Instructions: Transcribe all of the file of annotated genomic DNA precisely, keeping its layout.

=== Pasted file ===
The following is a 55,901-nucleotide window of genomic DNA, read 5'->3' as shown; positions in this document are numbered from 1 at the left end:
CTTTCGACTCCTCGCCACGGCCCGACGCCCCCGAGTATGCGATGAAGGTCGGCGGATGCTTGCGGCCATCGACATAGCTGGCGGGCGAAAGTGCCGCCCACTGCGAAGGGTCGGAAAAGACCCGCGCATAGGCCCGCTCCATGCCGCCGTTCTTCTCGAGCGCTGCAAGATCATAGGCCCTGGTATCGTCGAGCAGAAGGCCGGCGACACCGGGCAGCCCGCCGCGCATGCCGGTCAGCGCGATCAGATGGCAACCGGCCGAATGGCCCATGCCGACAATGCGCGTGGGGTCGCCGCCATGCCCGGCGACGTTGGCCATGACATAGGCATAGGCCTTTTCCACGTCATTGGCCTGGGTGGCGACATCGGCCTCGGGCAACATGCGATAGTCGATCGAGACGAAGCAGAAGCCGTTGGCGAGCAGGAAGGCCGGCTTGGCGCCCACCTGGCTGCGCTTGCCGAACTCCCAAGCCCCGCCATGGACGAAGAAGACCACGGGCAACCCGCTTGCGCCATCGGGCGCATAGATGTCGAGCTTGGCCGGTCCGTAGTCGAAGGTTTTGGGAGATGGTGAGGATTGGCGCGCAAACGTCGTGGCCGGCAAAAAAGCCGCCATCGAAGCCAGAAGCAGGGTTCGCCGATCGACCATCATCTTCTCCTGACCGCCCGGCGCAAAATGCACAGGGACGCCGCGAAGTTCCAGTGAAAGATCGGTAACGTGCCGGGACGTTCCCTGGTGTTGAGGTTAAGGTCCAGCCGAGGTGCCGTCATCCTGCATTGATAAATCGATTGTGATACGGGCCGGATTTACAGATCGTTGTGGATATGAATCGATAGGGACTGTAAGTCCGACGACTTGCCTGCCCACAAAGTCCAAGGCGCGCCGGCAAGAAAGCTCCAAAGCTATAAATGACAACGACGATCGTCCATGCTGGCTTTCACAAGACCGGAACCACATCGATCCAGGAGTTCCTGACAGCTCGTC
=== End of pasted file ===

The following is a 55,901-nucleotide window of genomic DNA, read 5'->3' as shown; positions in this document are numbered from 1 at the left end:
CTTTCGACTCCTCGCCACGGCCCGACGCCCCCGAGTATGCGATGAAGGTCGGCGGATGCTTGCGGCCATCGACATAGCTGGCGGGCGAAAGTGCCGCCCACTGCGAAGGGTCGGAAAAGACCCGCGCATAGGCCCGCTCCATGCCGCCGTTCTTCTCGAGCGCTGCAAGATCATAGGCCCTGGTATCGTCGAGCAGAAGGCCGGCGACACCGGGCAGCCCGCCGCGCATGCCGGTCAGCGCGATCAGATGGCAACCGGCCGAATGGCCCATGCCGACAATGCGCGTGGGGTCGCCGCCATGCCCGGCGACGTTGGCCATGACATAGGCATAGGCCTTTTCCACGTCATTGGCCTGGGTGGCGACATCGGCCTCGGGCAACATGCGATAGTCGATCGAGACGAAGCAGAAGCCGTTGGCGAGCAGGAAGGCCGGCTTGGCGCCCACCTGGCTGCGCTTGCCGAACTCCCAAGCCCCGCCATGGACGAAGAAGACCACGGGCAACCCGCTTGCGCCATCGGGCGCATAGATGTCGAGCTTGGCCGGTCCGTAGTCGAAGGTTTTGGGAGATGGTGAGGATTGGCGCGCAAACGTCGTGGCCGGCAAAAAAGCCGCCATCGAAGCCAGAAGCAGGGTTCGCCGATCGACCATCATCTTCTCCTGACCGCCCGGCGCAAAATGCACAGGGACGCCGCGAAGTTCCAGTGAAAGATCGGTAACGTGCCGGGACGTTCCCTGGTGTTGAGGTTAAGGTCCAGCCGAGGTGCCGTCATCCTGCATTGATAAATCGATTGTGATACGGGCCGGATTTACAGATCGTTGTGGATATGAATCGATAGGGACTGTAAGTCCGACGACTTGCCTGCCCACAAAGTCCAAGGCGCGCCGGCAAGAAAGCTCCAAAGCTATAAATGACAACGACGATCGTCCATGCTGGCTTTCACAAGACCGGAACCACATCGATCCAGGAGTTCCTGACAGCTCGTC